The second thing that got me excited recently is the launch of GovTech in Singapore. As part of the launch, it was noted that the Singapore Government will work with the banking sector to streamline tedious form filling and customer ID verification process tapping on MyInfo, a government-backed digital vault of citizens' personal data.
I think this is a fantastic idea but don't just stop with the banks. All other non-bank financial institutions as well as non-FIs (accountants, lawyers, CSPs) face the same regulatory requirements in identifying their customers. There is no reason why the benefit of this initiative cannot go beyond banks.
Currently, there is a lot of pain (and duplication) for banks, financial institutions, DNFBPs, telcos, medical and even pharmaceutical sectors needing to collect copies of clients' ID to prove that they have verified their customers' identities. Think about the tonnes of paper wasted as well as the man-hours spent doing the same thing across various industries.
As the single source of truth, it makes a lot of sense for the government to take the lead in this matter and allow its data to be tapped subject to proper consent being received. API is probably key in this initiative.
In fact, some aspects of this link-up is already in practice. For example, if you apply for a credit card in Singapore, you can give consent for proof of income document to be retrieved by the bank directly from CPF Board.
There are also various initiatives within the private sector attempting to create utility models for KYC. In my view, this is akin to creating shadow databases which is both redundant, duplicative and near impossible to maintain. Where the government holds the single source of truth in relation to the residents' data, that's where the work should really start and not for commercial database providers to make a quick buck out of.
3. Blockchain for KYC
Blockchain has been around for several years now but has garnered a lot of support and interest from all over the world only recently. There is also a fair bit of hope that it will solve most problems the financial sector faces today.
Conceptually, its benefits in respect of its function as a distributed ledger of truth and the immutability of the blocks contained within the chain are amongst many other plus points legacy systems fail to have.
However, where KYC i.e. customer identification documentation is concerned, for reasons that I suggested above, I would have thought that a centralised approach makes better sense rather than to rely on a distributed ledger of computers participating in the chain to verify identities.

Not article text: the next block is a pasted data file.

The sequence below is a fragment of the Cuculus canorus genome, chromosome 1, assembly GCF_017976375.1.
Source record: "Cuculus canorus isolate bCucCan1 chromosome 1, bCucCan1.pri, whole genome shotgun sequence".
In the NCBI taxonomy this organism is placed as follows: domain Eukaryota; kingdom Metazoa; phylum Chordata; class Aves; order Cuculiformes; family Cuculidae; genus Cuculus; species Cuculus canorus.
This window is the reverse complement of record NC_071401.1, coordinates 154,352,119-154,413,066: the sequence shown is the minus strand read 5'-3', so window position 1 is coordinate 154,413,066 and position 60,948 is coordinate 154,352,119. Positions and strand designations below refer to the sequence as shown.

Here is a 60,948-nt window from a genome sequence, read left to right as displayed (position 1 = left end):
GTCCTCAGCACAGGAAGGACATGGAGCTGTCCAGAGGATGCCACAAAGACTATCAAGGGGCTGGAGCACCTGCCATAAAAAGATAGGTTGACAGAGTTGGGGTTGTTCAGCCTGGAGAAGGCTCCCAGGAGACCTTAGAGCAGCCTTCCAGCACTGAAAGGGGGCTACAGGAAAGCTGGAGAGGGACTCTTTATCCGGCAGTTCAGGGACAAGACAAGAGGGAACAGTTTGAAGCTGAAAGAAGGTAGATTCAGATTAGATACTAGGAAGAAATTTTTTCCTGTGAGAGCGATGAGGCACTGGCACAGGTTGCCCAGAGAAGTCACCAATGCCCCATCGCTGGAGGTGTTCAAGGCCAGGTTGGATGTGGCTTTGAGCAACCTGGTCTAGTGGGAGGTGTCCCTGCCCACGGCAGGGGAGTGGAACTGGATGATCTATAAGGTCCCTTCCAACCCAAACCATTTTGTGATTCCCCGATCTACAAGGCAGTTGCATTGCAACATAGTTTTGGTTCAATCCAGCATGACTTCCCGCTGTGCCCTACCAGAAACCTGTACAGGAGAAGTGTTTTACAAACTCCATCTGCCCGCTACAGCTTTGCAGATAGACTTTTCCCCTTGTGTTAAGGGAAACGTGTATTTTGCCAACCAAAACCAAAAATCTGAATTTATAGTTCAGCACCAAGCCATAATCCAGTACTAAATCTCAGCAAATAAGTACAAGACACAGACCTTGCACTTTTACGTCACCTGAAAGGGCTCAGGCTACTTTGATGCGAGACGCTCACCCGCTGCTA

That said, if GovTech adopts the blockchain technology and writes everyones' personal data accordingly into blocks, would it revolutionise the way intermediaries validate these profiles in the future?
Whilst my understanding of blockchain is very limited, I feel that it can do so much more but it needs to be done in a more coordinated manner. For example, we shouldn't have small groups of participants within private sector eg. several banks in a country, developing a private blockchain of customer profile data that they will share with each other only. This does not benefit the larger market where such information is still required to be collected by other intermediaries.
Undoubtedly, it will also create an "exclusivity" in the initial batch of participants and future participants will have to be "admitted" and thus creating a commercial barrier to entry which is undesirable.
It is a pretty powerful combination when you put these 3 things above together: (1) Commitment by G20 on beneficial ownership transparency; (2) Emergence of GovTech; and (3) Blockchain. I hope you can share my excitement that there is indeed light to the end of the long tunnel and beneficial ownership transparency can be transformed.
I'm not excited because this may enable banks or financial institutions to become more efficient in their cumbersome KYC process so that they can report better earnings, it is more about the eventual transparency of beneficial ownership making it harder for criminals to hide their real identities and ill-gotten wealth thus making this world a better place to live in.